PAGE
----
How does exercise help with stress?

This article on using exercise to excel in your studies was updated by the Great British Mag content team on 5 September, 2019

Studying can really take it out of you both physically and mentally. Rushing around from one lecture to another, sitting for hours on end in the library, and not to mention the stress of exams and essays can even break the strongest person.

Then there is the social part of being a student. Obviously, student life wouldn’t be half as fun without partying. But those late nights and maybe the temptation to overdo things can have a negative effect on your body and overall health.

But with exercise, a good diet and getting enough rest you can slay student life and be on top of your game. Krissy Cela is testament to that and swears that hitting the gym helped her successfully manage student life.

She remembers, “When I first started university, I didn’t know anyone. I felt really alone and awkward. One day I was surfing YouTube and found videos of people strength training and talking about the health benefits. Then I just went to the gym and dived in and its been my escape ever since.”

Use exercise to beat stress

Student life isn’t a walk in the park. Studying with anxiety is common. You’ve taken a massive step into independence by moving away from your family, looking after yourself and being totally responsible for yourself. That can be stressful.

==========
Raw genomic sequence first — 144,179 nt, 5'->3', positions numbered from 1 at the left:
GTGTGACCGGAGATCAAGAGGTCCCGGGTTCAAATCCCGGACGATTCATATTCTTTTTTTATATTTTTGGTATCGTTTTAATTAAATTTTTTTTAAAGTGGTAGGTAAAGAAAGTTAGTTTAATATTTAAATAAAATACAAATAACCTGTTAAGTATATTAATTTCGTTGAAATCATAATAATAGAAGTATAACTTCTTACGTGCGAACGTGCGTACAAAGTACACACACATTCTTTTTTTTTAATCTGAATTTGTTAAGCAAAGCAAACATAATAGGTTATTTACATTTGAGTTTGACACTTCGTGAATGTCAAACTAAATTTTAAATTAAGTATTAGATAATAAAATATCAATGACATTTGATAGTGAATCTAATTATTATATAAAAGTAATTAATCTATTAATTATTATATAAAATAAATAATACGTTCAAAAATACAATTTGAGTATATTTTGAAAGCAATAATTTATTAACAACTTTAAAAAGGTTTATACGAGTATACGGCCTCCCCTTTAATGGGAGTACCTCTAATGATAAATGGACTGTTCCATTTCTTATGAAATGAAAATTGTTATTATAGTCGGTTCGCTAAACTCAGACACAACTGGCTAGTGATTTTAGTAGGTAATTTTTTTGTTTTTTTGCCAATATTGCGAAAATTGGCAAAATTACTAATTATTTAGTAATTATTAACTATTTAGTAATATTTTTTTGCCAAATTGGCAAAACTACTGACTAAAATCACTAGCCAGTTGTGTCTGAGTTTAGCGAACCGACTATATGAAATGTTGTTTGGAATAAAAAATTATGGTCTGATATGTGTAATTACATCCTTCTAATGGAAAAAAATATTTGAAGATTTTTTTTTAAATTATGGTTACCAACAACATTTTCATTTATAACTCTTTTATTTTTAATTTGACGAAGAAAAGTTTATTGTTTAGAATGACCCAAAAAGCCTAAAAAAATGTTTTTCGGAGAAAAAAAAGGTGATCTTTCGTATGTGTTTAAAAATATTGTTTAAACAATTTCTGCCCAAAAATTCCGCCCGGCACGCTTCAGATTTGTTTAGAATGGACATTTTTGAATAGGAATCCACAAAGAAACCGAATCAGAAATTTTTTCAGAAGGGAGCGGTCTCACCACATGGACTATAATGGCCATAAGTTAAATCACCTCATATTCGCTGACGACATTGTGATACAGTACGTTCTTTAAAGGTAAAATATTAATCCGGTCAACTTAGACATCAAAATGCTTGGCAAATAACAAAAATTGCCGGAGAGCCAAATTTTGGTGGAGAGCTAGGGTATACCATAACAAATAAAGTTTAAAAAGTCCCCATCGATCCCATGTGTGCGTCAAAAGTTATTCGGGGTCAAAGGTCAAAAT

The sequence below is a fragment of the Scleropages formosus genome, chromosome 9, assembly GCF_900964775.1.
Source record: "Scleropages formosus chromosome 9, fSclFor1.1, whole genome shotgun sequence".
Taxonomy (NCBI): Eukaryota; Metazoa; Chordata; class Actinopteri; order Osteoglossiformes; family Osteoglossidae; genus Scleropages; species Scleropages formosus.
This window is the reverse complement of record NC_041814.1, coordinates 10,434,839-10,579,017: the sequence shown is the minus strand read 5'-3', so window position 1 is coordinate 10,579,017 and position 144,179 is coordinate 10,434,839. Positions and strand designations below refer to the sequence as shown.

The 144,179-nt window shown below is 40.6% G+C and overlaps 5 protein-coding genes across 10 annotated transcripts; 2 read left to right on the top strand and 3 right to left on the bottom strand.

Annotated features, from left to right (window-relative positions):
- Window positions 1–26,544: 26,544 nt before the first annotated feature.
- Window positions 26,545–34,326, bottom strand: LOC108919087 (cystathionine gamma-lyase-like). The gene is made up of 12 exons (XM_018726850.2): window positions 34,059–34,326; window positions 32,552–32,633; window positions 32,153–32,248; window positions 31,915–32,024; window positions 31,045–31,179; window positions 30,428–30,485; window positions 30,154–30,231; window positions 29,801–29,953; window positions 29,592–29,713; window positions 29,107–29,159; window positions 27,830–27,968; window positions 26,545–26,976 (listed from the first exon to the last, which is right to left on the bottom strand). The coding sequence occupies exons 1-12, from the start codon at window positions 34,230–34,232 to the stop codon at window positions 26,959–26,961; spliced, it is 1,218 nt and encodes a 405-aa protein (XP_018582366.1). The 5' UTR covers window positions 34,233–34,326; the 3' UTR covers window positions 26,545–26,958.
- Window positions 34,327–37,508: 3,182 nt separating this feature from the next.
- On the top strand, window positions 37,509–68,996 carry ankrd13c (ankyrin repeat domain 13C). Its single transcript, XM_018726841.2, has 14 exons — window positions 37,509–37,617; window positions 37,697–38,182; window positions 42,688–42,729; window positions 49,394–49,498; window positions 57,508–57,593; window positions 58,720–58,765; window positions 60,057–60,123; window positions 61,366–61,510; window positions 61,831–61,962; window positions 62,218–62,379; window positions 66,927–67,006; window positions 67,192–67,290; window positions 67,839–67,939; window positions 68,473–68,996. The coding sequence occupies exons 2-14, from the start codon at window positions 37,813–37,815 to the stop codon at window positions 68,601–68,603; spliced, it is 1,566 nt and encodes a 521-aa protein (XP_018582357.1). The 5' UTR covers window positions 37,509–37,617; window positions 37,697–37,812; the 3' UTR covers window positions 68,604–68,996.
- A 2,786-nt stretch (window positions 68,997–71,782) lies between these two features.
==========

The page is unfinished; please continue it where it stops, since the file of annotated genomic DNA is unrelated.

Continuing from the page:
Regular exercise can help you manage and relieve anxiety and stress. After a session you may feel completely knackered but if you pay attention to your mood, you’ll notice that those endorphins make you feel better physically and help you feel calmer and even build your confidence.

In fact, research carried out by a team of neurologists at Stanford Medical School studied brain scans of people that regularly exercised and found that they have more grey matter in the prefrontal cortex, which governs stress-management.

Healthy body – healthy mind

Regular exercise can help your mental health in a big way. Starting university has probably meant making epic changes in your life. This coupled with the demands of studying can lead to many students feeling a bit low or even feeling depressed.

Unfortunately, research shows that a higher percentage of international students suffer from depression and anxiety than home students. And a different piece of research carried out by the Department of Health shows that 12% of people who suffer from depression can avoid the condition by regularly exercising.

And that doesn’t mean having to sweat it out in the gym. It can be a brisk walk in-between writing your essay or taking the steps instead of the elevator. This will clear your mind and help you focus better when you return to your desk.